In a recent blog I highlighted a few of the attractions for visitors to the city of Krakow. Now I’m going to look at the excursion possibilities for tourists staying in the city.
For many people, one of the main reasons for taking a Krakow city break is the opportunity to visit the notorious Auschwitz Concentration Camp. Perhaps one of the most sombre places that most people will ever visit, Auschwitz lies a short drive away from Krakow, making it an easy full day excursion (about 6 hours in total).
Auschwitz-Birkenau is the most famous of all the Nazi death camps. Auschwitz witnessed around 1.5 million executions of European Jews and also Poles, Gypsies, Russian POWs and people of other nations. A few years after the end of the Second World War the Polish government restored Auschwitz and turned it into a museum. It was also included on the UNESCO World Heritage List in 1979. Visitors take a guided tour around Auschwitz and then Birkenau, hearing moving accounts of the prisoners and exploring the huts where they lived and the gas chambers where the majority of them died.
Another very popular excursion from Krakow is to the Wieliczka Salt Mines, located on the outskirts of the city. One of Europe’s oldest industrial enterprises, the mines have operated continuously since the 13th century! While salt is no longer quite as valuable as it once was, the mine has become both a historical monument and an art gallery, displaying the development and success of mining technology over nearly nine centuries through fascinating historical landmarks and rock salt sculptures. The tourist route is 3.5 kilometres long and leads through over twenty beautifully decorated chapels, past underground lakes and well-preserved traces of mining operations. A highlight is the magnificent Chapel of the Blessed Kings. At over 50m long, 15m wide and 12m high, this is the largest underground chapel in the world. Its altar, artwork, bas-reliefs and even chandeliers are carved entirely out of the walls of rock salt. The salt mine can only be visited by a guided tour, which lasts three hours.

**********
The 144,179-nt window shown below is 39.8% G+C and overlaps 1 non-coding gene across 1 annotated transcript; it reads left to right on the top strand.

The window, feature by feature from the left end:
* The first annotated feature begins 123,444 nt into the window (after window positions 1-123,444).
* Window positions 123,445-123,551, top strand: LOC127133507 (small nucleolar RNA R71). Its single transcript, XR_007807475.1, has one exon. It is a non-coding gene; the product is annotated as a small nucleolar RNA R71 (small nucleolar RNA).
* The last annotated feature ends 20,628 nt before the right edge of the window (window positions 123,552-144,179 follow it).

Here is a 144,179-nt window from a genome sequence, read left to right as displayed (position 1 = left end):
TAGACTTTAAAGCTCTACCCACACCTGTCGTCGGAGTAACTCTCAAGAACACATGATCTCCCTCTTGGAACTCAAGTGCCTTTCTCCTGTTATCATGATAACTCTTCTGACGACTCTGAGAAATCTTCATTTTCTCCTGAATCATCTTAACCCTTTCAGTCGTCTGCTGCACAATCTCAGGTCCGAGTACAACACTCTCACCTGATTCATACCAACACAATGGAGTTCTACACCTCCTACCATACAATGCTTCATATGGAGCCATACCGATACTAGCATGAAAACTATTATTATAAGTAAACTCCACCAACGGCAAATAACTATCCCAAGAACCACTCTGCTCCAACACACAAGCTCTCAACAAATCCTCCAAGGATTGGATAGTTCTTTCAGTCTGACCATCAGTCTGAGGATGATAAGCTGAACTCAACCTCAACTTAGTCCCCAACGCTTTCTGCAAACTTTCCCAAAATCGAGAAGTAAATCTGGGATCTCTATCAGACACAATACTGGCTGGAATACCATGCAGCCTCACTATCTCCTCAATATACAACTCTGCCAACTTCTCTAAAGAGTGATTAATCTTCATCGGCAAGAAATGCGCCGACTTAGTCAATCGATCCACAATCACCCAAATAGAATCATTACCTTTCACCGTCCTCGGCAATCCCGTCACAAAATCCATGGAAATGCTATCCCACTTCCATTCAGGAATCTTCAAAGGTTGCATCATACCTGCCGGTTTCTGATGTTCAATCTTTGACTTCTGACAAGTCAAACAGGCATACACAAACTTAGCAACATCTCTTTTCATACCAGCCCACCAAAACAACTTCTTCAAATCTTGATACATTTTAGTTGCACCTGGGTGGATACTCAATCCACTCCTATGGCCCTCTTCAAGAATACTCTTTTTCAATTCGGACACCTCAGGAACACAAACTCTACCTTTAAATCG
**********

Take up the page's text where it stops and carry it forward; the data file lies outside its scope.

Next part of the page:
For those who like the sound of a twin centre holiday combining city with scenery, a holiday combining a few nights in Krakow with up to a week in the mountain resort of Zakopane is the ideal solution. Zakopane, located in the Tatra Mountains of southern Poland, is reached by a scenic coach (2 hours) or train (3 hours 20 mins) journey from Krakow. Zakopane is known as the “winter capital of Poland” but this attractive town welcomes visitors all year round and is a superb base for keen walkers. Visitors can enjoy strolling around the town with its unique style of architecture, called Zakopane style, which was first created by artist Stanislaw Witkiewicz at the turn of the 20th century. Food fans will enjoy trying the traditional restaurants, many of which often feature live music performances from folk bands wearing regional costumes